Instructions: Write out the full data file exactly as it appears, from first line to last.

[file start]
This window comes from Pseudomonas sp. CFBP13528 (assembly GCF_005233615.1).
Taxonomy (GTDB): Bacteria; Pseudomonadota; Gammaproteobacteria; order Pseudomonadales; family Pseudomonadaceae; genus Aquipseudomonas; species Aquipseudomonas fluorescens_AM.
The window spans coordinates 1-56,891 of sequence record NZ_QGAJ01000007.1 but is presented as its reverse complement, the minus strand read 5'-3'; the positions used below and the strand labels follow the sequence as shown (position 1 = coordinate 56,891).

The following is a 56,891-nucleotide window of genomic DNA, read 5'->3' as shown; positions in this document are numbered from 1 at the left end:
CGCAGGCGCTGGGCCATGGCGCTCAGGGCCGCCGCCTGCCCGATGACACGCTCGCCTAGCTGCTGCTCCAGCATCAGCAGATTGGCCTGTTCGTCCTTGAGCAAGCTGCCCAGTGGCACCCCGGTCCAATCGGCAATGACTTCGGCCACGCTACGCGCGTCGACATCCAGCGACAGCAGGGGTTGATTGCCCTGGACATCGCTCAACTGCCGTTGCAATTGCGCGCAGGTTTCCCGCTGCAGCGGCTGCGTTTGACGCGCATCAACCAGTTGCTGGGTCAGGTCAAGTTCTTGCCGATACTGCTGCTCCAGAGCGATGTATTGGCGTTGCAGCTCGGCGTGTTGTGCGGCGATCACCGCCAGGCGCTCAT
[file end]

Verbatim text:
This window comes from Pseudomonas sp. CFBP13528 (assembly GCF_005233615.1).
Taxonomy (GTDB): Bacteria; Pseudomonadota; Gammaproteobacteria; order Pseudomonadales; family Pseudomonadaceae; genus Aquipseudomonas; species Aquipseudomonas fluorescens_AM.
The window spans coordinates 1-56,891 of sequence record NZ_QGAJ01000007.1 but is presented as its reverse complement, the minus strand read 5'-3'; the positions used below and the strand labels follow the sequence as shown (position 1 = coordinate 56,891).

The following is a 56,891-nucleotide window of genomic DNA, read 5'->3' as shown; positions in this document are numbered from 1 at the left end:
CGCAGGCGCTGGGCCATGGCGCTCAGGGCCGCCGCCTGCCCGATGACACGCTCGCCTAGCTGCTGCTCCAGCATCAGCAGATTGGCCTGTTCGTCCTTGAGCAAGCTGCCCAGTGGCACCCCGGTCCAATCGGCAATGACTTCGGCCACGCTACGCGCGTCGACATCCAGCGACAGCAGGGGTTGATTGCCCTGGACATCGCTCAACTGCCGTTGCAATTGCGCGCAGGTTTCCCGCTGCAGCGGCTGCGTTTGACGCGCATCAACCAGTTGCTGGGTCAGGTCAAGTTCTTGCCGATACTGCTGCTCCAGAGCGATGTATTGGCGTTGCAGCTCGGCGTGTTGTGCGGCGATCACCGCCAGGCGCTCAT